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Contribution of Embodiment to Solving the Riddle of Infantile Amnesia

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      Abstract

      At least since the late nineteenth century, researchers have sought an explanation for infantile amnesia (IA)—the lack of autobiographical memories dating from early childhood—and childhood amnesia (CA), faster forgetting of events up until the age of about seven. Evidence suggests that IA occurs across altricial species, and a number of studies using animal models have converged on the hypothesis that maturation of the hippocampus is an important factor. But why does the hippocampus mature at one time and not another, and how does that maturation relate to memory? Our hypothesis is rooted in theories of embodied cognition, and it provides an explanation both for hippocampal development and the end of IA. Specifically, the onset of locomotion prompts the alignment of hippocampal place cells and grid cells to the environment, which in turn facilitates the ontogeny of long-term episodic memory and the end of IA. That is, because the animal can now reliably discriminate locations, location becomes a stable cue for memories. Furthermore, as the mode of human locomotion shifts from crawling to walking, there is an additional shift in the alignment of the hippocampus that marks the beginning of adult-like episodic memory and the end of CA. Finally, given a reduction in self-locomotion and exploration with aging, the hypothesis suggests a partial explanation for cognitive decline with aging.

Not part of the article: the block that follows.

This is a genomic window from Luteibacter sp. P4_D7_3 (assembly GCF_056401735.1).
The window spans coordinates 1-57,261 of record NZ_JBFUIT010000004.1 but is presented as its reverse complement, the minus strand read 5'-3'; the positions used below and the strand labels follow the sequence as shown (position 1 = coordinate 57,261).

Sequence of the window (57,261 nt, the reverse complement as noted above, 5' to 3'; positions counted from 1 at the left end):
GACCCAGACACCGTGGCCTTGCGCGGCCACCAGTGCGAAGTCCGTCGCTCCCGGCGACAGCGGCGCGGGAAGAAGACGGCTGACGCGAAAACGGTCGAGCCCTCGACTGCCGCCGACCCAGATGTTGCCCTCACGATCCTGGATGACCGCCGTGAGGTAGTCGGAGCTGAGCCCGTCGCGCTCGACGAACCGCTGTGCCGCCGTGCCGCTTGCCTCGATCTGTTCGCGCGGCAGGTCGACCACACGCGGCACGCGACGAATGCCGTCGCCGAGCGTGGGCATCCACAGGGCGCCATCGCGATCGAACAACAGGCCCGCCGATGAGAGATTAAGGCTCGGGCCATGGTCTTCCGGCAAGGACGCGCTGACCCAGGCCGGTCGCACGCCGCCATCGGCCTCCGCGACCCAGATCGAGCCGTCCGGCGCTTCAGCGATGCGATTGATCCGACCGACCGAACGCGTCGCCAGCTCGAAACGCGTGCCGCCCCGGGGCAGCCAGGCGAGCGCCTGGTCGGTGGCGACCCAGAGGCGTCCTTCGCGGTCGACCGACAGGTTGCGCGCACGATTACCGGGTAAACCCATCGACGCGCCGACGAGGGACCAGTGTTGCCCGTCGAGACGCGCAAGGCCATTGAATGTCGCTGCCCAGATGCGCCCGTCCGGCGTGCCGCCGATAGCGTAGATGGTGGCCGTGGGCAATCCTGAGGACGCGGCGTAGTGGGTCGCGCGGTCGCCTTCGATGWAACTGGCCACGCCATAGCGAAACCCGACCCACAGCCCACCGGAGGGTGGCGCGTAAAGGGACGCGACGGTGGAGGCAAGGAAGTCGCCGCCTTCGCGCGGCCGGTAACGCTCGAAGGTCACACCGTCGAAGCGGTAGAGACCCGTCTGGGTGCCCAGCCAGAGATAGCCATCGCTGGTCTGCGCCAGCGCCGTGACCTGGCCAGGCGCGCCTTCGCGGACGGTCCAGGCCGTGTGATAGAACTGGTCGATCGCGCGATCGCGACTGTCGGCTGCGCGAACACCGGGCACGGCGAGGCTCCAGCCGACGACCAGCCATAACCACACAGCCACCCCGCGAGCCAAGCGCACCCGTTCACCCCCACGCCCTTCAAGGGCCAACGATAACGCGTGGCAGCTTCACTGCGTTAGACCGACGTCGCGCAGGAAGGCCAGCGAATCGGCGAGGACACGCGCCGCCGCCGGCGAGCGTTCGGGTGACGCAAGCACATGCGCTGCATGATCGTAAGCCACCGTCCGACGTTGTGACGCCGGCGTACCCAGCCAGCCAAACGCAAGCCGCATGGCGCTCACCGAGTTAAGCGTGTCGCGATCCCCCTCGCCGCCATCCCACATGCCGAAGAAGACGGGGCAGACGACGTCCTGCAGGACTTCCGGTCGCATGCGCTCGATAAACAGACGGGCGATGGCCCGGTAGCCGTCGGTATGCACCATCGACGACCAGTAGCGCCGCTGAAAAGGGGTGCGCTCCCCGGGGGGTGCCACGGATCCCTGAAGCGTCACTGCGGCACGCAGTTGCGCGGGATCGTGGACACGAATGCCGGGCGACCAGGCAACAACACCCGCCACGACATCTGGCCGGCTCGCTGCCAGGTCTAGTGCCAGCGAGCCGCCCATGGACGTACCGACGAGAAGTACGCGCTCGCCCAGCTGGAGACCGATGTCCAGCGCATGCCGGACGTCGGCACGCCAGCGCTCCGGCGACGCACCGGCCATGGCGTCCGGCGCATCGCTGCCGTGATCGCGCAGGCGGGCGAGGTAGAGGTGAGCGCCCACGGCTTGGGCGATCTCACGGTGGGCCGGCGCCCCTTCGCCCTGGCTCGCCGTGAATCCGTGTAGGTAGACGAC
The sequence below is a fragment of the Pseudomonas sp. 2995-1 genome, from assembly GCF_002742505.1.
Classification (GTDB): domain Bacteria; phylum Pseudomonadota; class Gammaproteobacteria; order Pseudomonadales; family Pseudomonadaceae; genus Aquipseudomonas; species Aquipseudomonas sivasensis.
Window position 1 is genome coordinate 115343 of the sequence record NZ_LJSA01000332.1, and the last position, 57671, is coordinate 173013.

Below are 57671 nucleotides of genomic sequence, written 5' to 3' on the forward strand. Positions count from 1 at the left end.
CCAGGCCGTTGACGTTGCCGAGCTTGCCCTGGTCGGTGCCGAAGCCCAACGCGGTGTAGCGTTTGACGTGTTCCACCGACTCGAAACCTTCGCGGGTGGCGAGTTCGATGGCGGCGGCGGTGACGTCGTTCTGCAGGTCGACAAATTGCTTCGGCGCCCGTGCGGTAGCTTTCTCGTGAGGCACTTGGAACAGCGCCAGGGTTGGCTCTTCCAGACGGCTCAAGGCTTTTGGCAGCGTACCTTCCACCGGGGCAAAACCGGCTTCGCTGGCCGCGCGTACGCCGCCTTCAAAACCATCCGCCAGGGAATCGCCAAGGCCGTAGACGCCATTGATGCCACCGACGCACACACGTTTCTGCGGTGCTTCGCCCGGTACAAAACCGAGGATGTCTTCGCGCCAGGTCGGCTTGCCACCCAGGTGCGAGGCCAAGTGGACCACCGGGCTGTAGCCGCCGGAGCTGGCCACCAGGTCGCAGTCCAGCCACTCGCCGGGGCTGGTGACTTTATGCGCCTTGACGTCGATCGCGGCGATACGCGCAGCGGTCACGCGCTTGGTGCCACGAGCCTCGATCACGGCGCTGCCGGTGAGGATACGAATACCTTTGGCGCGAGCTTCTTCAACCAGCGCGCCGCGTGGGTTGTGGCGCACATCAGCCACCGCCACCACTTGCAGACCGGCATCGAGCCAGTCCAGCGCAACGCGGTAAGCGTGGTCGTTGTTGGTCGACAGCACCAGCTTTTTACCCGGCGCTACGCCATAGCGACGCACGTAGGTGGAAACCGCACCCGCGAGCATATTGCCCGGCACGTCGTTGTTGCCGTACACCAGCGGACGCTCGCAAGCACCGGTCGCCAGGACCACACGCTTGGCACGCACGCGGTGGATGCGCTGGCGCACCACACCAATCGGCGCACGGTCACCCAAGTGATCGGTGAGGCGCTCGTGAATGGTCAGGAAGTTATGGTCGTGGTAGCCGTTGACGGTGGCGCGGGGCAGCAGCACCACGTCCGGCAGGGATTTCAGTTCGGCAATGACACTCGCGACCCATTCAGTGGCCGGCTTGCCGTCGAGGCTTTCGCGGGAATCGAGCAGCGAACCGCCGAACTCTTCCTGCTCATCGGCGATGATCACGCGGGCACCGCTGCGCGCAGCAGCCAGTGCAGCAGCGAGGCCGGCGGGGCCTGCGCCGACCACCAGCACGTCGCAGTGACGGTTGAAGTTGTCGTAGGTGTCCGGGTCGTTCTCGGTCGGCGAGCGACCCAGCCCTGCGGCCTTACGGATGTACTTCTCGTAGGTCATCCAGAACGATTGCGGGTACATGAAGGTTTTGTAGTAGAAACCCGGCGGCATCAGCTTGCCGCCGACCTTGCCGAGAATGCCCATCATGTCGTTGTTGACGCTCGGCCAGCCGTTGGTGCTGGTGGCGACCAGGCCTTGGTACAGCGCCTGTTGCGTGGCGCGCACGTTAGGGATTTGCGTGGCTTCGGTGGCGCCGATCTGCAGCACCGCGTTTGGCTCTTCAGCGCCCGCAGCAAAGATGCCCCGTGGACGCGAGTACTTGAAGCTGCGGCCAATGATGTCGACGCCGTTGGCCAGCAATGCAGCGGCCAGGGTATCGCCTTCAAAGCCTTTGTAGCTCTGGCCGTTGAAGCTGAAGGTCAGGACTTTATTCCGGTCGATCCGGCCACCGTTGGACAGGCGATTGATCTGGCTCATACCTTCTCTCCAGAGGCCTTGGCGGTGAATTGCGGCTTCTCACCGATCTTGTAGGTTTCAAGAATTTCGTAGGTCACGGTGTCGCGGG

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      Most cited references 29

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      Microstructure of a spatial map in the entorhinal cortex.

      The ability to find one's way depends on neural algorithms that integrate information about place, distance and direction, but the implementation of these operations in cortical microcircuits is poorly understood. Here we show that the dorsocaudal medial entorhinal cortex (dMEC) contains a directionally oriented, topographically organized neural map of the spatial environment. Its key unit is the 'grid cell', which is activated whenever the animal's position coincides with any vertex of a regular grid of equilateral triangles spanning the surface of the environment. Grids of neighbouring cells share a common orientation and spacing, but their vertex locations (their phases) differ. The spacing and size of individual fields increase from dorsal to ventral dMEC. The map is anchored to external landmarks, but persists in their absence, suggesting that grid cells may be part of a generalized, path-integration-based map of the spatial environment.